(e) control means (11) to operatively interrelate said stage subsystem (8), illumination subsystem (3), projection subsystem (6), and said spatial light modulator array subsystem (2) so as to position the substrate (1) for feature imaging, providing in repeated scans selective feature illumination, including additive illumination in certain overlap regions of areas exposed by adjacent scans such that (i) during exposure each substrate region is within the imaging depth of focus and (ii) the effect of the exposure dose delivered in said overlap regions is seamless and the effective exposure dose delivered across the entire substrate (1) is uniform.
Description
BACKGROUND OF THE INVENTION

1. Field of the Invention

This invention relates to microlithography, and more specifically relates to maskless patterning of high-resolution microelectronics features on large-area curved substrates.

2. Description of Related Art

Microelectronics patterning on large substrates, and microelectronics patterning on curved substrates, and microelectronics patterning using maskless techniques, are all the subjects of patents and products of the Anvik Corporation. Large area lithography techniques developed by Anvik Corporation generally use a mask and substrate mounted on the same high-precision positioning stage, combined with imaging through a folded projection system and exposure with partially overlapping, complementary-illumination scans, so that the patterning exposure is seamless over the large area. See, for example, U.S. Pat. No. 5,285,236, issued Feb. 8, 1994, Ser. No. 07/954,662, filed Sep. 30, 1992, LARGE-AREA, HIGH-THROUGHPUT, HIGH-RESOLUTION PROJECTION IMAGING SYSTEM, K. Jain.

Maskless lithography techniques developed by Anvik Corporation generally use a programmable spatial light modulator array to produce the pattern, instead of using a mask. See, for example, U.S. Pat. No. 6,312,134, issued Nov. 6, 2001, SEAMLESS, MASKLESS LITHOGRAPHY SYSTEM USING SPATIAL LIGHT MODULATOR ARRAY, Ser. No. 09/230,438, filed Jul. 25, 1996, K. Jain, T. J. Dunn & J. M. Hoffman.

Lithography techniques developed by Anvik Corporation for patterning on curved substrates generally require vertical motion of the mask and/or substrate so as to maintain the light beam path length constant between the mask and substrate. See, for example, U.S. Pat. No. 6,304,316, issued Oct. 16, 2001, K. Jain, N. O. Farmiga & T. J. Dunn, MICROLITHOGRAPHY SYSTEM FOR HIGH-RESOLUTION LARGE-AREA PATTERNING ON CURVED SURFACES, Ser. No. 09/176,920, filed Oct. 22, 1998.

No lithography technology for maskless patterning of high-resolution features on large curved surfaces has been reported to-date. The reason may possibly be that the large-area lithography techniques, the maskless lithography techniques, and the curved-substrate lithography techniques are all difficult to design and build, and because there is no simple way to combine the techniques while maintaining proper optical conjugates and other imaging characteristics. This invention presents solutions to the problem of maskless patterning on a large-area curved substrate with high throughput.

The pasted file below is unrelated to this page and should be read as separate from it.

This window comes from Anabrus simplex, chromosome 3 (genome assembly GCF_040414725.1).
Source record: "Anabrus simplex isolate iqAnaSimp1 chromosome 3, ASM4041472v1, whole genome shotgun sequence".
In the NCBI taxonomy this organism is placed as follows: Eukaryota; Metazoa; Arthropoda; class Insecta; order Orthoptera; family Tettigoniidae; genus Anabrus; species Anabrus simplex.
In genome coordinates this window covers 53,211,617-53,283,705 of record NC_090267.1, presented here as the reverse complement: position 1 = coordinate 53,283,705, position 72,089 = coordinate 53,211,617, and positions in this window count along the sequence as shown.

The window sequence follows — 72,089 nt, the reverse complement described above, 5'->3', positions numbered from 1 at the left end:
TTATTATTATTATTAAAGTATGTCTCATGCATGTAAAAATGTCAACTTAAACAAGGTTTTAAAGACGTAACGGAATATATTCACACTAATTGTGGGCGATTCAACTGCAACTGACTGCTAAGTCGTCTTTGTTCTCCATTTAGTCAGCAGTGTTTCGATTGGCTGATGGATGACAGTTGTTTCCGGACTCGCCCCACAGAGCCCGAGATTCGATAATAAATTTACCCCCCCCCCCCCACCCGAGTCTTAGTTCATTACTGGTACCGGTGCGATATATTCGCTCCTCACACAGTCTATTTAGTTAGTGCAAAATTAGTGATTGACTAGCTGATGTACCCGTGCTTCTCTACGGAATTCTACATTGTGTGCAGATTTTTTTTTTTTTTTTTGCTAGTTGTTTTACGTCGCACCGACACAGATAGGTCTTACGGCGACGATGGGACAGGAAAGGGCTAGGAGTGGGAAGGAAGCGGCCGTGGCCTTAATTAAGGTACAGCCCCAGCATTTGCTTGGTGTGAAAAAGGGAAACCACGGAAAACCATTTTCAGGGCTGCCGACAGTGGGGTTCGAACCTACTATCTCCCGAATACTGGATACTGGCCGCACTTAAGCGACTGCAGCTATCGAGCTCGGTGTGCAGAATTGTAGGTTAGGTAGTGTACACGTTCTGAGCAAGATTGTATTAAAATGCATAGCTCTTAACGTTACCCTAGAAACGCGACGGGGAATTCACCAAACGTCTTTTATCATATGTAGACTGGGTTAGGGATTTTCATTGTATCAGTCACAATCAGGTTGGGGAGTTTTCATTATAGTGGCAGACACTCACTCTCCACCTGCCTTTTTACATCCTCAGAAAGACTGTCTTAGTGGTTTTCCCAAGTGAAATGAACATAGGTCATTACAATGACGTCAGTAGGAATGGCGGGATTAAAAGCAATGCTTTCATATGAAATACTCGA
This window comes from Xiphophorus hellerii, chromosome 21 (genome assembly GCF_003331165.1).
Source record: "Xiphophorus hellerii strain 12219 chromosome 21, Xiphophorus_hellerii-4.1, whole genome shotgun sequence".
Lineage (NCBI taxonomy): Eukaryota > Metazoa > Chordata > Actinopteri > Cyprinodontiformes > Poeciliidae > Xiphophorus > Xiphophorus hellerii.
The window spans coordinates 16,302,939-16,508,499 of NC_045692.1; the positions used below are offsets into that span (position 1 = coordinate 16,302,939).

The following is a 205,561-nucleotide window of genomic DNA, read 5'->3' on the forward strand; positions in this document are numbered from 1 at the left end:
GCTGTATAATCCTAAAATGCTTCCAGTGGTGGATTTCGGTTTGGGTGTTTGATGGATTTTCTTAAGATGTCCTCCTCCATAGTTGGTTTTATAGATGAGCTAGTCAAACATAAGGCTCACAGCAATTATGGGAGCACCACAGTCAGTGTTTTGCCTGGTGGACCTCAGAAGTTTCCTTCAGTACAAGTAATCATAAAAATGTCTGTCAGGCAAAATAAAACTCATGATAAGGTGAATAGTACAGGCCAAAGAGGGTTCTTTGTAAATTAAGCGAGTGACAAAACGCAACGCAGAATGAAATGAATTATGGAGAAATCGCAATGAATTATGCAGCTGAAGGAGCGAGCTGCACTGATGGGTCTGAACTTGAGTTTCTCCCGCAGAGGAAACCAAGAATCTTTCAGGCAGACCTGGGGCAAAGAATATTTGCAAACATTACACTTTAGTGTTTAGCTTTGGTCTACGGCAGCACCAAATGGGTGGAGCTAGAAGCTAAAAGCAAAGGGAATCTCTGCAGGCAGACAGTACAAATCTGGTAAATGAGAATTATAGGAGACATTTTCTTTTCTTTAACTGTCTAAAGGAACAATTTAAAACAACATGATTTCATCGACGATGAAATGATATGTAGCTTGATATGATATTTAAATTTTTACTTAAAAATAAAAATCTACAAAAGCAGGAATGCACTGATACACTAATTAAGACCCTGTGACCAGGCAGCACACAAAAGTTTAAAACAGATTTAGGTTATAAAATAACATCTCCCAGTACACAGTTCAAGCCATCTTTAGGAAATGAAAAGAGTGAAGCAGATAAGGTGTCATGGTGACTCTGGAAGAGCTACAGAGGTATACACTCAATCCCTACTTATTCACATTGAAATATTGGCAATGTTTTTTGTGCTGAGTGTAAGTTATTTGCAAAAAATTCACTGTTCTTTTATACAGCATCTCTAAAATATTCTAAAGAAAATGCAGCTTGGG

SUMMARY OF THE INVENTION

It is the object of the invention to provide a novel system of maskless patterning of a large curved microelectronics substrate at high resolution with high throughputs.

Another object of the invention is to maintain high resolution of image, even though substrate curvature may tend to vary the light beam path length between the spatial light modulator array and the substrate, creating optical variations which can affect feature quality.

A feature of the invention is the use of a 2-D spatial light modulator array which is movable in both translation and tilt, and a movable projection lens system to keep the total light beam length constant while maintaining focus.

Another feature of the invention is the use of a segmented spatial light modulator array array with each segment on its own axial positioner, to match the averaged spatial light modulator array surface profile with the local curvature of the substrate.

An advantage of the invention is that the system can be conformed to known deliberate curvature of the substrate and also can accommodate to random substrate anomalies of curvature, including edges.

Another advantage of the invention is that the composite system is capable of high resolution in very small production runs, even with randomly curved substrates.

Still another advantage of the invention is that maskless patterning on curved surfaces may be accomplished by additional elements mounted outside the optical path, using optical elements present in the optical path of a common system—thus being subject to retrofit or economical new manufacture.

Other objects, features and advantages of the invention will be apparent from the following written description, claims, abstract and the annexed drawings.